If we assume the maximum available 10,000 MW of dispatchable gas generation is on line and that it is all combined cycle and that it can get down to, say, 50 percent, then it can integrate 5,000 MW of wind. The 50 percent is an average figure since some plants may be kept at the bottom of their dispatchable range while others may be down at say 20 percent with some turbines in a multi-gas turbine plant shutdown. The other 3,500 MW of wind would have to be integrated by reducing hydro generation by 3,500 MW. If hydro can be dispatched down to the must-run hydro minimum of around say 2,000 MW it means that there must be at least 5,500 MW of hydro on line to accommodate the remaining 3,500 MW of wind.
This shows that there could be potential concerns during a day when gas and hydro are operating at less than their maximum capacity (which is most of the time) and wind kicks in since all the installed wind generation would not be able to be accommodated on the grid. However if there were high levels of export much more of this wind could be accommodated. This also has technical advantages since the combined cycle gas turbine generators on the grid might not have to be powered down below their dispatchable range of around 70 to 100 percent of full power. When in their dispatchable range the units can respond appropriately to dispatches sent every five minutes by the IESO. When operating below their dispatchable range they might not be able to raise power quickly enough if the wind suddenly drops, putting the grid at risk. The safe and reliable operation of Ontario’s nuclear units depends to a certain extent on the reliability of the grid to which they are connected. In the future, without exports, there could be insufficient dispatchable gas and coal-fired generation available on the grid that could be powered back to accommodate the potential wind generation. Exports maximize the amount of wind that can be integrated into the grid and improves the grid reliability. This is explained in detail in, http://coldaircurrents.blogspot.com/2011/01/more-wind-means-more-risk-to-ontario.html
Minister Duguid recently said that “exporting Ontario power at prices lower than those paid by the province’s consumers makes sense”. Exporting at prices that do not include the Global Adjustment (GA) charge that Ontario consumers pay does not make sense. In a properly run system this would not happen. The only possible rationale for this is that the gas-fired non-utility generators have been contracted by the Ontario Power Authority to supply a certain amount of megawatt hours per year, for many years, and they get paid even if their supply is not needed by Ontarians. Without this type of contract the generators would only produce what was needed and consumers would save on the GA charge and less fuel would be burned with less accompanying pollution. The financial saving is shown in the lowest plot on http://morecoldair.blogspot.com/2011/01/mcguinty-thinks-this-is-fun-it-hasnt.html Something is better than nothing in Minister Duguid’s case only because of the poor management of the electricity system.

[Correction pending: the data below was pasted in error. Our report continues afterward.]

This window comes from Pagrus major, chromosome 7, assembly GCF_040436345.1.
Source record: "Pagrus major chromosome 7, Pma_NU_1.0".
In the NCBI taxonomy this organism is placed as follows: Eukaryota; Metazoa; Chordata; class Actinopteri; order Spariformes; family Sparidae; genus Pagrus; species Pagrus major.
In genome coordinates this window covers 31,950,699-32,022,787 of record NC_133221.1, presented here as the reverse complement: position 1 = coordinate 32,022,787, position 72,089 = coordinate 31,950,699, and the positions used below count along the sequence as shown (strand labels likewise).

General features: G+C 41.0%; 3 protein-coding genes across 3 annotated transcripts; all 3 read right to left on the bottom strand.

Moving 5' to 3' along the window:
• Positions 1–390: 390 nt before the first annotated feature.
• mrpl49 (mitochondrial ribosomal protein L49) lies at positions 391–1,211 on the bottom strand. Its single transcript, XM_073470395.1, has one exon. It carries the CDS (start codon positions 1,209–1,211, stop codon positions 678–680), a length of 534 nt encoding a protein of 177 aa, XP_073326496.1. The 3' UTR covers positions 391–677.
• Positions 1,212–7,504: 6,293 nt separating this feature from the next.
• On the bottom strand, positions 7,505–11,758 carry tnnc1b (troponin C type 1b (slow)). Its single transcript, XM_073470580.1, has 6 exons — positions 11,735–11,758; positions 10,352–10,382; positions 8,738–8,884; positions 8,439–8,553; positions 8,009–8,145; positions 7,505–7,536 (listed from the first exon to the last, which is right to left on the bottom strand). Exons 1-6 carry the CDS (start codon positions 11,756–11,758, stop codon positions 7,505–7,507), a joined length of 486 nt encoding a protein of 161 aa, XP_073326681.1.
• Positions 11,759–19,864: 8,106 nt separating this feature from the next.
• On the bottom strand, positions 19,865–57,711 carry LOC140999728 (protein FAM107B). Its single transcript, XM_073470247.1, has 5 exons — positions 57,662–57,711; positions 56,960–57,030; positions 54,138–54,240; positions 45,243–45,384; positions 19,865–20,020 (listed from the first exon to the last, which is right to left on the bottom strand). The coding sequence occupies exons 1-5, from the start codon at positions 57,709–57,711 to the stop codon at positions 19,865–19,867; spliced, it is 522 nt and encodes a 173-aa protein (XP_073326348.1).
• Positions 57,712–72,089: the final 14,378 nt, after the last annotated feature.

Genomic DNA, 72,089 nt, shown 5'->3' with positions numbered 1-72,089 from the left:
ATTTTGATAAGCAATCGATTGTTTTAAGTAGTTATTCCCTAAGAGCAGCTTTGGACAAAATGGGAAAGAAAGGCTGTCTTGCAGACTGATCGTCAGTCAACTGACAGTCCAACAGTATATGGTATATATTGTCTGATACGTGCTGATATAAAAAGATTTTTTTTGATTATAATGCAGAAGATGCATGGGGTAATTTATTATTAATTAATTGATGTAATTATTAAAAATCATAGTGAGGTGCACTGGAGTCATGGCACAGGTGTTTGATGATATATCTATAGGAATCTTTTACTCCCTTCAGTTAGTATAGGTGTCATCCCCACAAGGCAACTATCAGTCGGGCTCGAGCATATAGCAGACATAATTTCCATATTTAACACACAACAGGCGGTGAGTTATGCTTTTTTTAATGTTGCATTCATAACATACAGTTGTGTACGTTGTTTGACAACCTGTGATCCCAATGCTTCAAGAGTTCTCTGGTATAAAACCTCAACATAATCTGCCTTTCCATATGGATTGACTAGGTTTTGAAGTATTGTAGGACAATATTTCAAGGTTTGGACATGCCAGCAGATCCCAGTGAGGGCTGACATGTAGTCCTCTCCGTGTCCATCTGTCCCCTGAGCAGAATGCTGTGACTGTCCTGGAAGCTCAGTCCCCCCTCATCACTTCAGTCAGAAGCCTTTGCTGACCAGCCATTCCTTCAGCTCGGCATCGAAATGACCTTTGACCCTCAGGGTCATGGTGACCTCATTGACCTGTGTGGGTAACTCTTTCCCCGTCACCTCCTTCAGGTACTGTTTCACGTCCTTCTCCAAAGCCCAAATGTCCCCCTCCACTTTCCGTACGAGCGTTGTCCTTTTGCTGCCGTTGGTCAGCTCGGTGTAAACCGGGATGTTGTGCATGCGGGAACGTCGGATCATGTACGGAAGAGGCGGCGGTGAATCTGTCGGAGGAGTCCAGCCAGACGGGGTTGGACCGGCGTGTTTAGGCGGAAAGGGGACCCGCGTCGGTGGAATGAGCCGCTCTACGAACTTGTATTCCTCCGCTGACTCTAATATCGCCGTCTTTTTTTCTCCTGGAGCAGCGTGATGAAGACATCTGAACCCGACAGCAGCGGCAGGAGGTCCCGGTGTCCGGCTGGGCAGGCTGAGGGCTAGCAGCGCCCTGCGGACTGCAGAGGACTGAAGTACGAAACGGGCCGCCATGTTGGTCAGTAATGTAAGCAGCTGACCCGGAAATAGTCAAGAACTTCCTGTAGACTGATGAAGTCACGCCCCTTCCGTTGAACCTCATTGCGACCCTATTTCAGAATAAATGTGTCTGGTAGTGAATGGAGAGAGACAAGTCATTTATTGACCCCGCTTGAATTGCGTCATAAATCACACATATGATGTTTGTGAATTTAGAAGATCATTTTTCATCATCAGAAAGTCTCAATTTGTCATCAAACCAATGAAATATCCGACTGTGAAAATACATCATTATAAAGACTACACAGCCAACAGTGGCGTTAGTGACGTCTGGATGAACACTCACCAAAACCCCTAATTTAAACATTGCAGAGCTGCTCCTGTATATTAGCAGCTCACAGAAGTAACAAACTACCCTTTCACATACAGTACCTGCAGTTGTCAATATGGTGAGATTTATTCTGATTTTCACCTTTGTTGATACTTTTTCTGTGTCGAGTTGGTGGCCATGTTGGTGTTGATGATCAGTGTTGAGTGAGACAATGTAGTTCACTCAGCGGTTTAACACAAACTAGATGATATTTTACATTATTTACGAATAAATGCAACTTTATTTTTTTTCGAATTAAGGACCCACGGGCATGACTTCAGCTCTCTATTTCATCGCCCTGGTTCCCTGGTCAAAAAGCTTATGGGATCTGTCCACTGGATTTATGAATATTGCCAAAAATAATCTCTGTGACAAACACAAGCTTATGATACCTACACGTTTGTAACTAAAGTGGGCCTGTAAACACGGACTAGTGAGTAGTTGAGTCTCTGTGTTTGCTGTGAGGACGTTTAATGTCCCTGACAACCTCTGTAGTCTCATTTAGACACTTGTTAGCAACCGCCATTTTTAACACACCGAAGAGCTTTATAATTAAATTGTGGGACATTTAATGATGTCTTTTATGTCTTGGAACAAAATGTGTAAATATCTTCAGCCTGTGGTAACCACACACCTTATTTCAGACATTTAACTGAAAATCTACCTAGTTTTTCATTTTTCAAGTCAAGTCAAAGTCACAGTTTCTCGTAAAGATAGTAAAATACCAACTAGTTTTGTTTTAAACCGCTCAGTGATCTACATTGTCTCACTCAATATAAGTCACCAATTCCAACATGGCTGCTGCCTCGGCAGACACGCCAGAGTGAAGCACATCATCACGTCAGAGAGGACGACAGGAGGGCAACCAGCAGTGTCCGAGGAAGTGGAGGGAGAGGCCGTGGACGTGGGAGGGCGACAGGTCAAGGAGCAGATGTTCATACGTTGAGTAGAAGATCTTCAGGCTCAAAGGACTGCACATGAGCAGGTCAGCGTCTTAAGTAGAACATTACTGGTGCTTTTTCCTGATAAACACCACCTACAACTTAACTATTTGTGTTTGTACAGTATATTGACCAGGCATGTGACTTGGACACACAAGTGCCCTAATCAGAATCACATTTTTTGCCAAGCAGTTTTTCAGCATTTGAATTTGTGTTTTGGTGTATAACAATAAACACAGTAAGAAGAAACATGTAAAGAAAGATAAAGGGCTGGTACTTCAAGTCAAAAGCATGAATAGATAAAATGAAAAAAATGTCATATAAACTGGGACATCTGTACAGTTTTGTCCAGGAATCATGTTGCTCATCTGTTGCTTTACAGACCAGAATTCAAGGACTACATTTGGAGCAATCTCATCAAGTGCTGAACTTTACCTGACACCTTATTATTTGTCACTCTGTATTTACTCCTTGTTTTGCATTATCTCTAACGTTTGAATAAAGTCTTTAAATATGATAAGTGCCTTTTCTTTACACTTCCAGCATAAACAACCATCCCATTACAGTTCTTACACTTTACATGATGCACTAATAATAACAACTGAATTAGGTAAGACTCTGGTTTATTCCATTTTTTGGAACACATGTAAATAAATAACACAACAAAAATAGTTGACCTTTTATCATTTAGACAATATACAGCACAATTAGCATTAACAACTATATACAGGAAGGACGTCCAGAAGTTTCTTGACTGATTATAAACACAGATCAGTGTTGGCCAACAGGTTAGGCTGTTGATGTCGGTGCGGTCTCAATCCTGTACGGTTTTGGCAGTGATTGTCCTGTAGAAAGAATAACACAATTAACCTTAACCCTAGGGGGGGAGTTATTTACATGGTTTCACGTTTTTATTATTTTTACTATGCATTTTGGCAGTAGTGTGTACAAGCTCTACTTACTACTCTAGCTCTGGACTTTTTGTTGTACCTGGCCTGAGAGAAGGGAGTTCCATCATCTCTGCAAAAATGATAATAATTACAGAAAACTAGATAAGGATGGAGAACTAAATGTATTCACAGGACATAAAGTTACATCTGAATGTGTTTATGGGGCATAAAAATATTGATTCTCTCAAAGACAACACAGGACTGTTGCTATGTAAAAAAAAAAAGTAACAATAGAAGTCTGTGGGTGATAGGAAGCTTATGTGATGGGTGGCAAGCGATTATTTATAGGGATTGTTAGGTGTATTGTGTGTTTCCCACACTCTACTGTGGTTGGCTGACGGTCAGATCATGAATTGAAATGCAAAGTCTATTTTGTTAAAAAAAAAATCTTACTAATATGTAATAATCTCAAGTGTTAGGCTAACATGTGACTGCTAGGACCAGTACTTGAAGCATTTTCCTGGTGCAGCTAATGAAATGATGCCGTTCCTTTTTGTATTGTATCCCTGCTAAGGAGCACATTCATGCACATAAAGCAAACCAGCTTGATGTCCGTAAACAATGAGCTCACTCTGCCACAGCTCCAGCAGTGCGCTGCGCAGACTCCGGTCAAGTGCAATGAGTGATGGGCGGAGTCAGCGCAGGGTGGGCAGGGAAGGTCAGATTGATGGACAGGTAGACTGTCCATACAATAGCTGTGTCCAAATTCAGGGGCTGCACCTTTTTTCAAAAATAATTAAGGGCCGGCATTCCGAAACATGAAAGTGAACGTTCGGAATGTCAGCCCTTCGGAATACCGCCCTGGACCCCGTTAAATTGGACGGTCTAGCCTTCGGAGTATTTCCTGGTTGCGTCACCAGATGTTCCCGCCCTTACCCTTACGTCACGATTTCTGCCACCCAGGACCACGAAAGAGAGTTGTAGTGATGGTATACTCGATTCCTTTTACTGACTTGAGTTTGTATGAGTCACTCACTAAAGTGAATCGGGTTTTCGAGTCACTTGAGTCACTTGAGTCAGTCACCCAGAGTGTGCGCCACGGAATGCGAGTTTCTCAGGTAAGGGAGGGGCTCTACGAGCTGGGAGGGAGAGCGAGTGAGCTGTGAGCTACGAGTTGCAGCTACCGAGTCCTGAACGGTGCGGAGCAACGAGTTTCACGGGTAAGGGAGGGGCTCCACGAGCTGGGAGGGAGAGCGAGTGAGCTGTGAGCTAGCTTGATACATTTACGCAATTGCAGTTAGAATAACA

This shows that rather than the IESO trying to minimize the output of gas and coal-fired generation, technical and financial issues will increase the output, burning more gas and producing more Ontario pollution. With controversial unconventional shale gas becoming more of the mix, gas prices are surely to rise. With large amounts of installed wind coming on to the grid, and without exports, the grid reliability will be reduced. So, poorly thought out supply contracts with the gas-fired generators mean Ontario must export, even at subsidized prices, at the same time making more room on the grid to accommodate more expensive unnecessary wind generation.